One major lesson learned from the economic meltdown is that far too many people in American business today are morally bankrupt. And it seems the higher up you go in the corporate org chart, the more malfeasance one finds. The post-Enron push made by companies to hire more ethical workers has been shown for the farce it is. We continue to hire and promote foxes for hen-house guard duty.
With allegations of fraud dogging Goldman Sachs, and with further indictments and allegations (thankfully) coming to others behind this debacle, the question is: Are we going to learn anything about the bankruptcy of the American soul from this?
I want to pass along a story on CNN written by Bob Greene. It details a transaction that goes on many thousands of times in this country each day, though this transaction has a slight, but important, twist. Greene tells of his encounter with Mark Dalton, the owner of a mom-and-pop bookstore, after purchasing a used book online:
In 2008, I found a book I was looking for on that Amazon marketplace, and submitted an order. The price was more than reasonable: $6.95 for the used hardcover. Used books are not shipped by Amazon itself, but by the local booksellers.
A week or so after I placed the order, the package arrived, from High View Books in Smithfield, Rhode Island. The book seemed to be in good shape. I was pleased.
But with it was a personal letter to me. It said:
“Thank your for your recent book order. I have enclosed a check to you for $2.95. The reason for this is that this book is only in ‘Very Good’ condition, while I mistakenly described it as being in ‘Near Fine’ condition in my listing. Please accept my apologies for the error. (Also, please note, the soiling that you see on the dust jacket is actually on the Mylar and not the dust jacket itself.)”
[Dalton] wrote that he hoped his apology and the refund were satisfactory. Sure enough, tucked into the book was a check made out to me, for $2.95.
Greene goes on to mention that the condition issue was beyond his ability to discern. Instead, he was surprised that anyone would go to the lengths Dalton did to ensure that the sale was completely up and up, especially for an item with such a small price tag.
As they say, read the whole thing (“A $2.95 Lesson for Wall Street“).
One of these days the business world is going to wake up to the reality of genuine customer service. But beyond that, I hope they finally discover whatever moral compass the owner of High View Books possesses.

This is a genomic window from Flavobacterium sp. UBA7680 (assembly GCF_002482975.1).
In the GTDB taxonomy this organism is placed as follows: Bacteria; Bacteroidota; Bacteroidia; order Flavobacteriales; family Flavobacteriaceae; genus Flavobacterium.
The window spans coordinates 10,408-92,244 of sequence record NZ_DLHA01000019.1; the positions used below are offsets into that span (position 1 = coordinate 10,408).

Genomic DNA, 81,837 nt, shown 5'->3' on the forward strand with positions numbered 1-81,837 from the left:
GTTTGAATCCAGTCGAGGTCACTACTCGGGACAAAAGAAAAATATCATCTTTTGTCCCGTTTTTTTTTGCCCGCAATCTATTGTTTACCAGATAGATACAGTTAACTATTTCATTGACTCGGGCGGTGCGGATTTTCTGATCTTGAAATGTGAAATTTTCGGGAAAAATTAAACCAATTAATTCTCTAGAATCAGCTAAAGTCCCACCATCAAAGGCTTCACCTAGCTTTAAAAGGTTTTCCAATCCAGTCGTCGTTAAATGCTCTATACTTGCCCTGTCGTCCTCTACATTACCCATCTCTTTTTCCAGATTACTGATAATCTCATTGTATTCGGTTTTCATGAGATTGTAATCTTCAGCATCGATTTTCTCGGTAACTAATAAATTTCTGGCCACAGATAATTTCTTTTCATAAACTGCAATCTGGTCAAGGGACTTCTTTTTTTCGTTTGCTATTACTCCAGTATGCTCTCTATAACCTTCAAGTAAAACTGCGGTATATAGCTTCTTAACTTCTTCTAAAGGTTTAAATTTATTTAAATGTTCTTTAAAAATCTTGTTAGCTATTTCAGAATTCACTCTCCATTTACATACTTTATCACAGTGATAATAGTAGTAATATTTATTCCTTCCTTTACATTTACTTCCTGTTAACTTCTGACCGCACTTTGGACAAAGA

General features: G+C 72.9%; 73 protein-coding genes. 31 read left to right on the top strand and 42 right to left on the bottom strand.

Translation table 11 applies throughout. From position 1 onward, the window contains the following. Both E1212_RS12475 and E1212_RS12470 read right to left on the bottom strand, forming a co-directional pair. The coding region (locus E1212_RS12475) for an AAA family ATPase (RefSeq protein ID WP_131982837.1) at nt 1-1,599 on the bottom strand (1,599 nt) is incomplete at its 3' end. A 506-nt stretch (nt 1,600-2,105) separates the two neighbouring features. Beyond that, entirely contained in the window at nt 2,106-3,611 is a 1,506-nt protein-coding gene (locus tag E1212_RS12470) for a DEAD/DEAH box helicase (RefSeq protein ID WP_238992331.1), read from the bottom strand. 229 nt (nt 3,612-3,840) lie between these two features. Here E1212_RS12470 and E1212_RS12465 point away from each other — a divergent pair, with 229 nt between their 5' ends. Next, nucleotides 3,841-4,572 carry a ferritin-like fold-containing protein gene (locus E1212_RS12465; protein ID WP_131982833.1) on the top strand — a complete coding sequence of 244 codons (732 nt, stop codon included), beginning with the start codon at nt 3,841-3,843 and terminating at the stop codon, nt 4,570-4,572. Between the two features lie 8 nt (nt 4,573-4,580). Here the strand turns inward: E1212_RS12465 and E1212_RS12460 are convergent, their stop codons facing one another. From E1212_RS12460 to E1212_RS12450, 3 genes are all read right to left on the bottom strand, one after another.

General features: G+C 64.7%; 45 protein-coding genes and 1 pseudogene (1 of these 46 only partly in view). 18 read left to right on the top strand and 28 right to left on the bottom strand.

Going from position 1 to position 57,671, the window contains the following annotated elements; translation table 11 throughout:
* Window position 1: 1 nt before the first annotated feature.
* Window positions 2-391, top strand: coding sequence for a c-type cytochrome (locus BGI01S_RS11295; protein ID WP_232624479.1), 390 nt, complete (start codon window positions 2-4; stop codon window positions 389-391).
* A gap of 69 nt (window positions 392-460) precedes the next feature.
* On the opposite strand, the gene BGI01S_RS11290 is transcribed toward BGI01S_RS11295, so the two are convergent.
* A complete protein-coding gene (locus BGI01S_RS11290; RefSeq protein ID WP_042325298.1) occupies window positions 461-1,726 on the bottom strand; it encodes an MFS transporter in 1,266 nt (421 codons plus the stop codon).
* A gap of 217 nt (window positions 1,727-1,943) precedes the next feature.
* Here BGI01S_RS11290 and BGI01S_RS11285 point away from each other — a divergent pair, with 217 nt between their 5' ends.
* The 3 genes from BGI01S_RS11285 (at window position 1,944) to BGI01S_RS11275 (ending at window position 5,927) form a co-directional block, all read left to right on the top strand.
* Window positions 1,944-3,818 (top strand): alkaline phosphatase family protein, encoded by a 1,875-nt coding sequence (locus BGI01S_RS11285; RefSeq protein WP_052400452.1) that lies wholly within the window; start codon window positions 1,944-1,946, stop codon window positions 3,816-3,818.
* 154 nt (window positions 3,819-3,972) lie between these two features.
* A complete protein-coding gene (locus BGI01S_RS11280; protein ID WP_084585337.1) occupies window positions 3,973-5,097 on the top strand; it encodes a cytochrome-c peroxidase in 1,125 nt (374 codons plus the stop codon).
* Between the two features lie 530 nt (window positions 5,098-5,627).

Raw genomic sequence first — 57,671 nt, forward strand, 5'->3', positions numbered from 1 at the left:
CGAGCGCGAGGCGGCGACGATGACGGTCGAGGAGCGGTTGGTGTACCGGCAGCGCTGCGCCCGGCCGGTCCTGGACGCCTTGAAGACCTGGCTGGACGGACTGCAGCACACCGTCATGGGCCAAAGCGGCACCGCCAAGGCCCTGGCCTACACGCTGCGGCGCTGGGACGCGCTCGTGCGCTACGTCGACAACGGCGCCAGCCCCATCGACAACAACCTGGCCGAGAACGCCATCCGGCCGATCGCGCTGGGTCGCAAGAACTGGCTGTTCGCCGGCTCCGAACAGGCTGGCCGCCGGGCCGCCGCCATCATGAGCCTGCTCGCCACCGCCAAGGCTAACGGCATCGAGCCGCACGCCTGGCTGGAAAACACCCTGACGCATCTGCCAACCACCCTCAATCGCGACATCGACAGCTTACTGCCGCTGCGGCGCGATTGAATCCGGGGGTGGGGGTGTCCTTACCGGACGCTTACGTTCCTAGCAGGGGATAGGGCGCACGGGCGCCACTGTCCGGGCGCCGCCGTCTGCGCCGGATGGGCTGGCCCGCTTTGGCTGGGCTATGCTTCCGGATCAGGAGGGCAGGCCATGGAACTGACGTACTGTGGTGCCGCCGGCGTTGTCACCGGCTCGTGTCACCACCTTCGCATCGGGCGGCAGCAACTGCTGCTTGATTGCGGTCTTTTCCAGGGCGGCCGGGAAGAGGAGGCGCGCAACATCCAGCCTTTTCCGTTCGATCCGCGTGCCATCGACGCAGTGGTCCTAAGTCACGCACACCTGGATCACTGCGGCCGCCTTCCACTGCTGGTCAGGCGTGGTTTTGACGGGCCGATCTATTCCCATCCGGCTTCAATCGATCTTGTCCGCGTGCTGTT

The allure of money in our society, that “get rich quick by any means necessary” mentality that permeates our culture, may be only one of our many vices, but it certainly is the root of great evil. My brother had a CAT scan done recently and got a $4,000 bill for the procedure. That’s insanity for what amounts to a glorified x-ray, but I’m sure it reflects a “gotta get my cut” reality from a dozen different sources who stand to profit from that scan.
I don’t know about you, but I find that kind of pile-on mentality wicked. Yet it’s the norm anymore in America. It’s why an airplane ticket is more fees and taxes than payment for time spent in the plane traveling. It’s why gas prices are so high, why it costs so much to educate our kids in public schools, and why the answer to everything governmental seems to be a tax hike. It’s the Great Gouge. We’ve reached an era when sick people avoid the doctor not because of the fear of a cancer diagnosis but of bankruptcy!
But in a bookstore in Rhode Island, a man realized a $6.95 used book may not have been in the condition he described, so he refunded the purchaser $2.95.
In contrast, on Wall Street we have morally bereft con men who knowingly sold worthless securities because they could get rich, even if their jackpot ruined other people.
I say all this because The Wall Street Journal once featured an article that exposed the religious backgrounds of all the major players in the Enron, WorldCom, and other business scandals of the early 2000s. They found that almost all the people with the dirtiest hands were pillars of their churches.
I don’t know anything about the religious beliefs of the owner of the bookstore in Greene’s story. But I know that he had far more Christian character than church elder Ken Lay of Enron infamy.
The little things matter folks. There’s courage in sending back $2.95. God not only looks at our weights and measures, but He knows what we do in secret.
As Christians, do we conduct our daily business with God in mind? When there’s money to be made, do we join the pile-on, even if it ends up hurting people? Would we have sent back $2.95 because the book we sold was a fraction less perfect than we had described?
Honestly, if America wants to get back to greatness, a good first step would be for American businesses to fire the morally bankrupt (no matter how high up the org chart) and hire godly men and women who realize that the God they serve is always watching.
In ending, I want to help reward the courage to send a $2.95 refund. While I could not find an online link to them directly, I did find contact info and a means to order books directly from High View Books through Biblio. So the next time you want to buy a book, consider supporting High View Books. And let’s send a message that character still counts.